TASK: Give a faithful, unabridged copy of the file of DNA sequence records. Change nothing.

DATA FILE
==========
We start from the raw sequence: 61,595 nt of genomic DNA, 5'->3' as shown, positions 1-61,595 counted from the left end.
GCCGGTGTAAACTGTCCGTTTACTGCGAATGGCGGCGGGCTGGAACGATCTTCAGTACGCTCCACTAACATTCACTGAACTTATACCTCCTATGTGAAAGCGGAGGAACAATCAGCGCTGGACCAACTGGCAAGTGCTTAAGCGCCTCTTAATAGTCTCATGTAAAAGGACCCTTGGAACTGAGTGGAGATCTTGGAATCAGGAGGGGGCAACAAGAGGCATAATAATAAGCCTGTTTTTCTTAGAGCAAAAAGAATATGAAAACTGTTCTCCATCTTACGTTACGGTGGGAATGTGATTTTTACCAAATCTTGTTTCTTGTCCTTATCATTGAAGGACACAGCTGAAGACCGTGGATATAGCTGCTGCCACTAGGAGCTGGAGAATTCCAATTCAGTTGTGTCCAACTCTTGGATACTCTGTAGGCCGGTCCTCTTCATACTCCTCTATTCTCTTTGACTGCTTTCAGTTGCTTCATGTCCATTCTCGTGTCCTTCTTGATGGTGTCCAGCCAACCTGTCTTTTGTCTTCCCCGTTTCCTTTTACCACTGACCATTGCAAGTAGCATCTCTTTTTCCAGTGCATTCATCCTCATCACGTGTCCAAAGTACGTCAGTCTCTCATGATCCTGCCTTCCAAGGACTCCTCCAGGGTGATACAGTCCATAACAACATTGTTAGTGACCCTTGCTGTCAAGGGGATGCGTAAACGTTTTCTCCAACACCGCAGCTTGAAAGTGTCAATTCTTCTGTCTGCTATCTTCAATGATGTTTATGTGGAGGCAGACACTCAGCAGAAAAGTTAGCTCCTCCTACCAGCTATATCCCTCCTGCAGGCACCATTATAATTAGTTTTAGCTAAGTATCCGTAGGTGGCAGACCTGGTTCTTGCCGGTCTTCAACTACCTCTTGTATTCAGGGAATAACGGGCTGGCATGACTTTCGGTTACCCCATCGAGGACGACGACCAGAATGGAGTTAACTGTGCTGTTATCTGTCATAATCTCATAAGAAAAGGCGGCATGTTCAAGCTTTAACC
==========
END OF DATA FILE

We start from the raw sequence: 61,595 nt of genomic DNA, 5'->3' as shown, positions 1-61,595 counted from the left end.
GCCGGTGTAAACTGTCCGTTTACTGCGAATGGCGGCGGGCTGGAACGATCTTCAGTACGCTCCACTAACATTCACTGAACTTATACCTCCTATGTGAAAGCGGAGGAACAATCAGCGCTGGACCAACTGGCAAGTGCTTAAGCGCCTCTTAATAGTCTCATGTAAAAGGACCCTTGGAACTGAGTGGAGATCTTGGAATCAGGAGGGGGCAACAAGAGGCATAATAATAAGCCTGTTTTTCTTAGAGCAAAAAGAATATGAAAACTGTTCTCCATCTTACGTTACGGTGGGAATGTGATTTTTACCAAATCTTGTTTCTTGTCCTTATCATTGAAGGACACAGCTGAAGACCGTGGATATAGCTGCTGCCACTAGGAGCTGGAGAATTCCAATTCAGTTGTGTCCAACTCTTGGATACTCTGTAGGCCGGTCCTCTTCATACTCCTCTATTCTCTTTGACTGCTTTCAGTTGCTTCATGTCCATTCTCGTGTCCTTCTTGATGGTGTCCAGCCAACCTGTCTTTTGTCTTCCCCGTTTCCTTTTACCACTGACCATTGCAAGTAGCATCTCTTTTTCCAGTGCATTCATCCTCATCACGTGTCCAAAGTACGTCAGTCTCTCATGATCCTGCCTTCCAAGGACTCCTCCAGGGTGATACAGTCCATAACAACATTGTTAGTGACCCTTGCTGTCAAGGGGATGCGTAAACGTTTTCTCCAACACCGCAGCTTGAAAGTGTCAATTCTTCTGTCTGCTATCTTCAATGATGTTTATGTGGAGGCAGACACTCAGCAGAAAAGTTAGCTCCTCCTACCAGCTATATCCCTCCTGCAGGCACCATTATAATTAGTTTTAGCTAAGTATCCGTAGGTGGCAGACCTGGTTCTTGCCGGTCTTCAACTACCTCTTGTATTCAGGGAATAACGGGCTGGCATGACTTTCGGTTACCCCATCGAGGACGACGACCAGAATGGAGTTAACTGTGCTGTTATCTGTCATAATCTCATAAGAAAAGGCGGCATGTTCAAGCTTTAACC